Post-crash austerity weighs on Italy

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Richard Heap
August 10, 2015
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Post-crash austerity weighs on Italy

Italy is the dark horse of European wind.

The southern European nation does not get the same attention as the likes of Germany, Spain, the UK or France, but is still Europe's
fifth-largest market
, with installed capacity of 8.7GW. Between 2008 and 2012 it was growing at an average of 1GW a year.

But since then it has been through similar troubles as other nations.

The country was in the grips of the global financial crisis, and the government wanted to find a way to rein in subsidies to reduce the impact on consumer energy bills. In 2012, it switched to a regime whereby developers had to win their subsidy support through a feed-in tariff auction, but this added uncertainty to the system and made it financially unviable for many schemes to proceed.

The result is that annual installations dropped to 437MW in 2013, and then to just 108MW in 2014. Italy’s renewables association ANIE Rinnovabili released figures last month showing that 190MW of wind farms were completed in the first half of 2015, which is good progress from the previous year.

Even so, those regulatory changes are still causing problems.

It is not as bad as Spain, where nothing was installed in the first half of this year, but it is still not good. The Italian government has also sowed similar uncertainty among investors as Spain did, by making retrospective changes to the subsidies for solar farms.

Now, though, the Italian government appears to be recognising the problem and, later this year, it is poised to introduce a new ‘green act’ that promises to support sectors including wind.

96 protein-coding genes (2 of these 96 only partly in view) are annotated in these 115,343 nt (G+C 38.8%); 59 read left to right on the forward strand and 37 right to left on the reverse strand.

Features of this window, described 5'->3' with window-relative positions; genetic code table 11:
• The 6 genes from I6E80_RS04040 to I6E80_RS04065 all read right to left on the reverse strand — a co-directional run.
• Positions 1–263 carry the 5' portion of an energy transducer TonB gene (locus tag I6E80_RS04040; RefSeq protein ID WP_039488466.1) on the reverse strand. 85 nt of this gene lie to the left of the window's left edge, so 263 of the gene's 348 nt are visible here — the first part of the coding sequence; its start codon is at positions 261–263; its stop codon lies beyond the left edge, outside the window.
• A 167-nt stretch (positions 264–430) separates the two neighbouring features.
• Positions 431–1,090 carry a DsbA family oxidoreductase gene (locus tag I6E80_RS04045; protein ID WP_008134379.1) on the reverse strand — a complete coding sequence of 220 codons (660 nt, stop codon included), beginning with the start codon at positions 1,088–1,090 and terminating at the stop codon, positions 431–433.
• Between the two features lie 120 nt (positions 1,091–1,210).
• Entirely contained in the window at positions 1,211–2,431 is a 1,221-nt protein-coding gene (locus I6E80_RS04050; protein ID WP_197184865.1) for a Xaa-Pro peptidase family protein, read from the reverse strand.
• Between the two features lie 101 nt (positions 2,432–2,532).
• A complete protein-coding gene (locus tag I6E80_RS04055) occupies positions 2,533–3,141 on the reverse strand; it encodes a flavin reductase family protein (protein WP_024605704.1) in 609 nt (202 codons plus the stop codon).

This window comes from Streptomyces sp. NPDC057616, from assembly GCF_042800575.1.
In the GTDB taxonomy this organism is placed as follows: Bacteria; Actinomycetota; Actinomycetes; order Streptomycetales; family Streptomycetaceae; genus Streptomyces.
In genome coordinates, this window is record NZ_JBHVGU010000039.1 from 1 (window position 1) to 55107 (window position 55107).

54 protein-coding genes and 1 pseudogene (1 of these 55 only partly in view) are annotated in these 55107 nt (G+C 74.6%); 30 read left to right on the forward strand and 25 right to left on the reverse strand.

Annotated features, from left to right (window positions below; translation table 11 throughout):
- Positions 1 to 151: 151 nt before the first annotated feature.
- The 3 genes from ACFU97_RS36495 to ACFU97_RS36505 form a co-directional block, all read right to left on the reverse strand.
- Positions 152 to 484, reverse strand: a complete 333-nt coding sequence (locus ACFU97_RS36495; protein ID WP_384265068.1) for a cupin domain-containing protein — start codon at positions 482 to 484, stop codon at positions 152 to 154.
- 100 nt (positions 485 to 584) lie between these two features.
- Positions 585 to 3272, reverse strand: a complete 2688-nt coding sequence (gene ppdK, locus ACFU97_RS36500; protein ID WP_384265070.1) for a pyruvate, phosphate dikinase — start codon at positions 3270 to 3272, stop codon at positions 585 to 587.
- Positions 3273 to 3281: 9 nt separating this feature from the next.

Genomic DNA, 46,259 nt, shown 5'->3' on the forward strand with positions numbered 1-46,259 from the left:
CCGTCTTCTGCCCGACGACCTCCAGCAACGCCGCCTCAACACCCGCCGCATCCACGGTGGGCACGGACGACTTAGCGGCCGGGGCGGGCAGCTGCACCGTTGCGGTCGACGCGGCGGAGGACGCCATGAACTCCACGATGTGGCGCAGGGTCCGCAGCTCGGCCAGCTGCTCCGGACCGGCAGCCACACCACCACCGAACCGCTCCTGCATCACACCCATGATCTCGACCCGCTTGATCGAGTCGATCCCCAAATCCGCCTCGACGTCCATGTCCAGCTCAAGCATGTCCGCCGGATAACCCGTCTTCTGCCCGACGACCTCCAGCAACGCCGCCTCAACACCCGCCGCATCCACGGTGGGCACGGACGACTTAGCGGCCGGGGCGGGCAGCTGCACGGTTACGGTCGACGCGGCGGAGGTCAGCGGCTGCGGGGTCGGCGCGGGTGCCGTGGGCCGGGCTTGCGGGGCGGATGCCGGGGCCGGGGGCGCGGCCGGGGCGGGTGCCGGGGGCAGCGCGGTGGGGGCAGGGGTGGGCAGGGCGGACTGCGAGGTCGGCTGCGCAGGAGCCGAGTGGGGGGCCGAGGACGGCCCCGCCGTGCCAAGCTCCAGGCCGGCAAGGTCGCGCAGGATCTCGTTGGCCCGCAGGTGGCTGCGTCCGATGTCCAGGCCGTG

The proposals include new laws to tax the largest polluters; eliminate subsidies for fossil fuels; introduce clear and transparent rules to approve renewables projects; and make it easier for communities, companies and individuals to install renewable energy technology. The devil will be in the detail but the plan, which is being driven by Prime Minister Matteo Renzi, looks as though it is going to put renewable energy on a more certain footing.

But we are not heading back to the days where annual wind installations topped 1GW. The reason for this is that the country has almost met its nationally-binding targets.

For instance, Italy is in touching distance of the 2020 target, set by the European Union, of generating 17% of energy from renewable sources. At a national level, it is still a way off the target set in 2008 of 12.7GW of installed wind power by 2020, but that target was set in the heady days before the global financial crash. Since then, Italy’s leaders have focused on the more urgent priority of stopping Italy from going the same way as Spain or Greece.

Investors should still be able to find opportunities in Italy. Firms are winning consent for projects, and there will be opportunities in repowering existing projects in order to improve returns. It has also thus far avoided the mistakes of nations like Spain.

Italy will not be top of the list of prospects for many investors, but this dark horse might still be worth a bet.

Italy is the dark horse of European wind.

The southern European nation does not get the same attention as the likes of Germany, Spain, the UK or France, but is still Europe's
fifth-largest market
, with installed capacity of 8.7GW. Between 2008 and 2012 it was growing at an average of 1GW a year.

But since then it has been through similar troubles as other nations.

The country was in the grips of the global financial crisis, and the government wanted to find a way to rein in subsidies to reduce the impact on consumer energy bills. In 2012, it switched to a regime whereby developers had to win their subsidy support through a feed-in tariff auction, but this added uncertainty to the system and made it financially unviable for many schemes to proceed.